SMOKING … THAT INSIDIOUS HABIT!

Smoking … that insidious habit!

Do you want but you don’t feel ready to stop straight away, or have you already decided it?
No matter which category you belong to, read below how you will achieve your goal…

“It’s easy to quit smoking … I did it thousands of times …”
Mark Twain.

Everyday, in every way, Pulmonologists warn about the health problems caused by smoking and present indisputable figures and statistics about the great risk faced by the smoker, such as the occurrence, sooner or later, of a serious disease directly related to smoking. Such diseases are Lung Cancer, Chronic Obstructive Pulmonary Disease (COPD), Myocardial Infarction, and many others.
Also, doctors point out to smokers that it is not just the tar and the nicotine that are mentioned on the cigarette packs, but also about 4,000 different substances that differentiate cigarettes between “light” and “heavy”, which is misleading.

Some of the poisons contained in cigarette smoke

Acetone (Nail Polish Remover), Acetic Acid (Vinegar), Ammonia (Cleaning Liquids), Arsenic (Poison, Herbicidal ingredient), Benzene (Oil Vapours), Cadmium (Batteries), Carbon Monoxide (Exhaust emissions), Carbon tetrachloride (Dry cleaning fluid), DDT (Insecticide), Hydrogen cyanide (Used in US Gas Chamber for Execution), Lead (Oil Vapours), Methyl Isocyanate (Responsible for the Bhopal Ecological Disaster in India), Nicotine (Insecticide), Polonium- 210 (Radioactive residue), Pitch (Road Surface Coating), Radon (Radioactive gas), Toluene (Industrial solvent).

Methods to Quit Smoking

Smoking cessation treatment can be done with or without medication, both ways coexisting and complementing each other, thus increasing the overall smoking cessation rates but also those of non-relapse.

Non-drug treatment

  • Guidance from the doctor, who communicates the right messages to the smoker regarding the benefits of quitting smoking.
  • Provision of informational material and incentives to overcome the obstacles they may encounter while trying to quit smoking.
  • Behavioral therapy during which, with the help of cognitive techniques, the perceptions about smoking and its cessation are thoroughly examined, with the aim of modifying and replacing them with realistic beliefs.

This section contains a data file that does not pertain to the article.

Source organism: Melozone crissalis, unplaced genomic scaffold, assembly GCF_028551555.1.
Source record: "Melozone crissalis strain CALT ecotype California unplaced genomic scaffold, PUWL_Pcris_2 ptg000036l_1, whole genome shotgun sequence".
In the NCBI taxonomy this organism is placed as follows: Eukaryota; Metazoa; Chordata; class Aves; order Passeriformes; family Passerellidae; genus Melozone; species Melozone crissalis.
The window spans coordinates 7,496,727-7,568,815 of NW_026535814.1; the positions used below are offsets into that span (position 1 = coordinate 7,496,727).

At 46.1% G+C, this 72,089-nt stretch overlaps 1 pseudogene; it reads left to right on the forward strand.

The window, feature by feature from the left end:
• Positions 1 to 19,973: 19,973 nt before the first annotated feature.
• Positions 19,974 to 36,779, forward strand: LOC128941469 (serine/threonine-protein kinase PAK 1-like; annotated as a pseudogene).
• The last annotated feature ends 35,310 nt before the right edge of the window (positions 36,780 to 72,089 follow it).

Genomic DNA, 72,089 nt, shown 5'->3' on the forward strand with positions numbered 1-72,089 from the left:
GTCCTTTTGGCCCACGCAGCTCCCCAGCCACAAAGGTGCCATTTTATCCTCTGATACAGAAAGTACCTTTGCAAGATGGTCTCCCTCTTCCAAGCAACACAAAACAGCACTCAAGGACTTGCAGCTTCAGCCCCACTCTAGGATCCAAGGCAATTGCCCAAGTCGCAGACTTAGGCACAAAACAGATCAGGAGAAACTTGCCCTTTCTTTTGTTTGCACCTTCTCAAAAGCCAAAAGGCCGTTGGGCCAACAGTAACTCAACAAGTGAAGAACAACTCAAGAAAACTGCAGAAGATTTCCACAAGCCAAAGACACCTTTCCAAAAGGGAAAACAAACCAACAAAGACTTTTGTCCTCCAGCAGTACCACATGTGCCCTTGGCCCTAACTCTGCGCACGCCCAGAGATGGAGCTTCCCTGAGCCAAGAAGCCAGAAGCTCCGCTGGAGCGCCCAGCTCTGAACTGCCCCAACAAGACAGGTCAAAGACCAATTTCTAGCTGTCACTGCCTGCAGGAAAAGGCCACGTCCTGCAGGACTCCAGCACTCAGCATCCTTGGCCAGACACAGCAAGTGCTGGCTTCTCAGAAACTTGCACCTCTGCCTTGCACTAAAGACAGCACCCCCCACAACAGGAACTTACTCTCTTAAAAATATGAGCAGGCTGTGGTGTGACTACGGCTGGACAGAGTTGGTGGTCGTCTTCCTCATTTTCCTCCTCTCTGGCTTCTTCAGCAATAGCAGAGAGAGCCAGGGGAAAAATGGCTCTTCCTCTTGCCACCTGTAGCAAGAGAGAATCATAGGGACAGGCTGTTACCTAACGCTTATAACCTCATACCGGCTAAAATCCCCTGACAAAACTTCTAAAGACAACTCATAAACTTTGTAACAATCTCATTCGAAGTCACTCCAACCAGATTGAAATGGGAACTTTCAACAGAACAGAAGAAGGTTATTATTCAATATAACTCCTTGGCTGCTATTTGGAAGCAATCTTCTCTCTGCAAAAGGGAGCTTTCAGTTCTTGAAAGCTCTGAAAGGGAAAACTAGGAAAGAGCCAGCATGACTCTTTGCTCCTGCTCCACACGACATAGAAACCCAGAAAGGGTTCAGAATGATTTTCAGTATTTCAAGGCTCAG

Treatment with medication

  • Nicotine replacement therapy

With this method, we try to reduce the intense craving for smoking, the psychological dependence on smoking, and the symptoms of nicotine witthdrawl with our various nicotine substitutes. Appropriate forms of substitution treatment are:

  • Nicotine stickers
  • Nicotine chewing gum
  • Nicotine nasal spray
  • Nicotine inhaled
  • Nicotine pastilles
  • Nicotine sublingual tablets

 

  • Substitution therapy with medication
  • Bupropion
  • Varenicline

Both of these drugs, bupropion and varenicline, are recognised, well-researched and safe medications which help significantly to increase overall smoking cessation rates.

Smokers are divided into two categories

A) Smokers who want to quit but do not feel ready to do so right away..

In this case, the smoking cessation specialised pulmonologist informs the smoker of the recent smoking cessation methods and tries to detect the reasons why the smoker, despite his desire to quit smoking, postpones it.
It is important for this category of smokers that the doctor communicates the right messages to the smoker regarding the benefits he will have from quitting smoking.

B) Smokers who are determined to quit smoking

In this category, the cessation process is divided into three stages

  • Stage of acquaintance, briefing, establishing a trusting relationship with a qualified pulmonologist and choosing the method of cessation.
  • The main stage of smoking cessation, which is the most important and lasts for about two months. At this stage, medication is also recommended.
  • Relapse prevention stage, where the patient who is taking medication to quit smoking after two to three months stops medication and if he/she has quitted smoking, quarterly visits are arranged to prevent relapses.

In the YODA Day Care Unit and in the Pulmonary Department there is a specialized Smoking Cessation Clinic, where the right method of smoking cessation is selected and it is responsible to manage the whole process.
A prerequisite, of course, is the proper cooperation between the doctor and the candidate who wants to stop smoking. This way, success rates are greatly increased and we contribute to the prevention part, which includes training smokers, recognizing, preventing or responding to high-risk situations for relapse.

Dr. Georgios I. Tasopoulos MD, PhD
Pulmonologist – Intensivist
Scientific Director
Pulmonology Department – Smoking Cessation Clinic